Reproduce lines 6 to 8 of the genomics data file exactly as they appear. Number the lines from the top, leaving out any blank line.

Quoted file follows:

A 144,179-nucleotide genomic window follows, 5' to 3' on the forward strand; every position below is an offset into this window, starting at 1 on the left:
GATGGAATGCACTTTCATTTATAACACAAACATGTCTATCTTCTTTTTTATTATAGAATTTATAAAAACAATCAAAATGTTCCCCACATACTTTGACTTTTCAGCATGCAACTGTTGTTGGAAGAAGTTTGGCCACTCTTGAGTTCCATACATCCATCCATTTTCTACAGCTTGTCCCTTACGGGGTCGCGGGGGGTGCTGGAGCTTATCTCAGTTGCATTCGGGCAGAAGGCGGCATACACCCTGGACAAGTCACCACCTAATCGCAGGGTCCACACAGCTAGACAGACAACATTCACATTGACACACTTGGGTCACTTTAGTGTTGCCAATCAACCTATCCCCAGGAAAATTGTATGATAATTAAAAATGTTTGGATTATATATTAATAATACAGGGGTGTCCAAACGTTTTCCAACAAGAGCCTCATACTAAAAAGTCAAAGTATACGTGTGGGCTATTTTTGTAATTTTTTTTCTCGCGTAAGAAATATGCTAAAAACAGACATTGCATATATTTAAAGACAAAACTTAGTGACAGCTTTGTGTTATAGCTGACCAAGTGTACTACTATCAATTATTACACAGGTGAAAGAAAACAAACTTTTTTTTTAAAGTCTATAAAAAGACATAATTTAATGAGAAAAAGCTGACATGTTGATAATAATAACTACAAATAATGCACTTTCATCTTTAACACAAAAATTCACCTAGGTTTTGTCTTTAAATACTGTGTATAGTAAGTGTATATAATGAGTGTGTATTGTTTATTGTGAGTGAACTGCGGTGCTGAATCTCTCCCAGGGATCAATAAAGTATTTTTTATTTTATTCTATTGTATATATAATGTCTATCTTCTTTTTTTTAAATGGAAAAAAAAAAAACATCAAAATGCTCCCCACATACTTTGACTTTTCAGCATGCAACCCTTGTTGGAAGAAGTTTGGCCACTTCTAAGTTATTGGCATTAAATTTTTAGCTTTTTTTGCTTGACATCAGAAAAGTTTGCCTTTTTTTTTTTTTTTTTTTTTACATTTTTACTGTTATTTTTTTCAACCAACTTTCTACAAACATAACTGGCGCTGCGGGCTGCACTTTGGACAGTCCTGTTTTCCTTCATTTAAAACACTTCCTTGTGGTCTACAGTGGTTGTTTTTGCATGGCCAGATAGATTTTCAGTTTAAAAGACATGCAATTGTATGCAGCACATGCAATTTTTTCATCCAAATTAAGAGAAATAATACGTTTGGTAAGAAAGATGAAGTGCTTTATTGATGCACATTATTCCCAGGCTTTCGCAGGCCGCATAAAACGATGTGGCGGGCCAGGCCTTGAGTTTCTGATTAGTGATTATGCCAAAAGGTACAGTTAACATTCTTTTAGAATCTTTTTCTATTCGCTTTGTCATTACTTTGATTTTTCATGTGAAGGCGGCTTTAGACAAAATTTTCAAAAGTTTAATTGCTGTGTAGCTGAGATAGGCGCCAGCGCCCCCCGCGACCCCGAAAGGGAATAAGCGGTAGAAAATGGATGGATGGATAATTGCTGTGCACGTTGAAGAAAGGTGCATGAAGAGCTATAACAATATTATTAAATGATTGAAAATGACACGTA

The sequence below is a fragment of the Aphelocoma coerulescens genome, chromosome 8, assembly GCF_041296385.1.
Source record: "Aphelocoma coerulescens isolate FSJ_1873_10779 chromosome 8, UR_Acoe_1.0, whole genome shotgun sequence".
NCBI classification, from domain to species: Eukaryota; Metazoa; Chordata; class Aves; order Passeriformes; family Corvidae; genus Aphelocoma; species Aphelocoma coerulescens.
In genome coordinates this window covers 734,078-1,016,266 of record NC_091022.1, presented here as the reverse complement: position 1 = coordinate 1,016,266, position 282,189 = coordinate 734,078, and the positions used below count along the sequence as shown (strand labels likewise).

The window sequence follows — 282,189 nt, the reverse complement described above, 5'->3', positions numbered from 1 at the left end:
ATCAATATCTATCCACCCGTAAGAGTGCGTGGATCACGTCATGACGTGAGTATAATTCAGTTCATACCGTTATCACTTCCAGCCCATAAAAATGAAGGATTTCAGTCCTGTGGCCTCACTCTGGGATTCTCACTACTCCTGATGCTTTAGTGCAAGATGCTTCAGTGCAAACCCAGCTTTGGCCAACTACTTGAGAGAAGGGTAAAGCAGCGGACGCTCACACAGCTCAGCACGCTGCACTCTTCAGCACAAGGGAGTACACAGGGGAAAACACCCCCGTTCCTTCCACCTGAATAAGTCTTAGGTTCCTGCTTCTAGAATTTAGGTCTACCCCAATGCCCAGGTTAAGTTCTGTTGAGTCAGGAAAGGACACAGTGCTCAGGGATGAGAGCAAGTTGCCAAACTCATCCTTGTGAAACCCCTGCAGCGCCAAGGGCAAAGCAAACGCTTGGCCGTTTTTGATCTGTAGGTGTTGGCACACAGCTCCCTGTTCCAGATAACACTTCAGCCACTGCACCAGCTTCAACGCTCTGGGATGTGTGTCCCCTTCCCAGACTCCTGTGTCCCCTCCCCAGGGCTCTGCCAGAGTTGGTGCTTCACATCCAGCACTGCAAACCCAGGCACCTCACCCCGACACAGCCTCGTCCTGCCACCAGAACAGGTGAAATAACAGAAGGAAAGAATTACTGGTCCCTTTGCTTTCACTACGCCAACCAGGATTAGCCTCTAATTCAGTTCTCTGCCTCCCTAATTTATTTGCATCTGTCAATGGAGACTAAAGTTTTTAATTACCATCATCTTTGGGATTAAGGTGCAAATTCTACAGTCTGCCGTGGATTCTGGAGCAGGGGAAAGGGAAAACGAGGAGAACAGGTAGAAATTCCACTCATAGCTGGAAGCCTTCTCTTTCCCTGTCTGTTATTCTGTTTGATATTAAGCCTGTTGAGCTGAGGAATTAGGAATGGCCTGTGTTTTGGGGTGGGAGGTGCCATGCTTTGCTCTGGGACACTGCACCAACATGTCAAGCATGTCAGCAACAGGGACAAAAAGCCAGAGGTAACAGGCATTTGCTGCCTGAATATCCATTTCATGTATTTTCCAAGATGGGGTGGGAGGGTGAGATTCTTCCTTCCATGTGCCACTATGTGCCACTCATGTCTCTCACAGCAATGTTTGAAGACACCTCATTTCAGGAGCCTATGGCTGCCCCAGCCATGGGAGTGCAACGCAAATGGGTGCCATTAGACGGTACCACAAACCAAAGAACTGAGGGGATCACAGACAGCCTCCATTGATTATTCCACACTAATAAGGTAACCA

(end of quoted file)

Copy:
In genome coordinates this window covers 734,078-1,016,266 of record NC_091022.1, presented here as the reverse complement: position 1 = coordinate 1,016,266, position 282,189 = coordinate 734,078, and the positions used below count along the sequence as shown (strand labels likewise).

The window sequence follows — 282,189 nt, the reverse complement described above, 5'->3', positions numbered from 1 at the left end:
ATCAATATCTATCCACCCGTAAGAGTGCGTGGATCACGTCATGACGTGAGTATAATTCAGTTCATACCGTTATCACTTCCAGCCCATAAAAATGAAGGATTTCAGTCCTGTGGCCTCACTCTGGGATTCTCACTACTCCTGATGCTTTAGTGCAAGATGCTTCAGTGCAAACCCAGCTTTGGCCAACTACTTGAGAGAAGGGTAAAGCAGCGGACGCTCACACAGCTCAGCACGCTGCACTCTTCAGCACAAGGGAGTACACAGGGGAAAACACCCCCGTTCCTTCCACCTGAATAAGTCTTAGGTTCCTGCTTCTAGAATTTAGGTCTACCCCAATGCCCAGGTTAAGTTCTGTTGAGTCAGGAAAGGACACAGTGCTCAGGGATGAGAGCAAGTTGCCAAACTCATCCTTGTGAAACCCCTGCAGCGCCAAGGGCAAAGCAAACGCTTGGCCGTTTTTGATCTGTAGGTGTTGGCACACAGCTCCCTGTTCCAGATAACACTTCAGCCACTGCACCAGCTTCAACGCTCTGGGATGTGTGTCCCCTTCCCAGACTCCTGTGTCCCCTCCCCAGGGCTCTGCCAGAGTTGGTGCTTCACATCCAGCACTGCAAACCCAGGCACCTCACCCCGACACAGCCTCGTCCTGCCACCAGAACAGGTGAAATAACAGAAGGAAAGAATTACTGGTCCCTTTGCTTTCACTACGCCAACCAGGATTAGCCTCTAATTCAGTTCTCTGCCTCCCTAATTTATTTGCATCTGTCAATGGAGACTAAAGTTTTTAATTACCATCATCTTTGGGATTAAGGTGCAAATTCTACAGTCTGCCGTGGATTCTGGAGCAGGGGAAAGGGAAAACGAGGAGAACAGGTAGAAATTCCACTCATAGCTGGAAGCCTTCTCTTTCCCTGTCTGTTATTCTGTTTGATATTAAGCCTGTTGAGCTGAGGAATTAGGAATGGCCTGTGTTTTGGGGTGGGAGGTGCCATGCTTTGCTCTGGGACACTGCACCAACATGTCAAGCATGTCAGCAACAGGGACAAAAAGCCAGAGGTAACAGGCATTTGCTGCCTGAATATCCATTTCATGTATTTTCCAAGATGGGGTGGGAGGGTGAGATTCTTCCTTCCATGTGCCACTATGTGCCACTCATGTCTCTCACAGCAATGTTTGAAGACACCTCATTTCAGGAGCCTATGGCTGCCCCAGCCATGGGAGTGCAACGCAAATGGGTGCCATTAGACGGTACCACAAACCAAAGAACTGAGGGGATCACAGACAGCCTCCATTGATTATTCCACACTAATAAGGTAACCA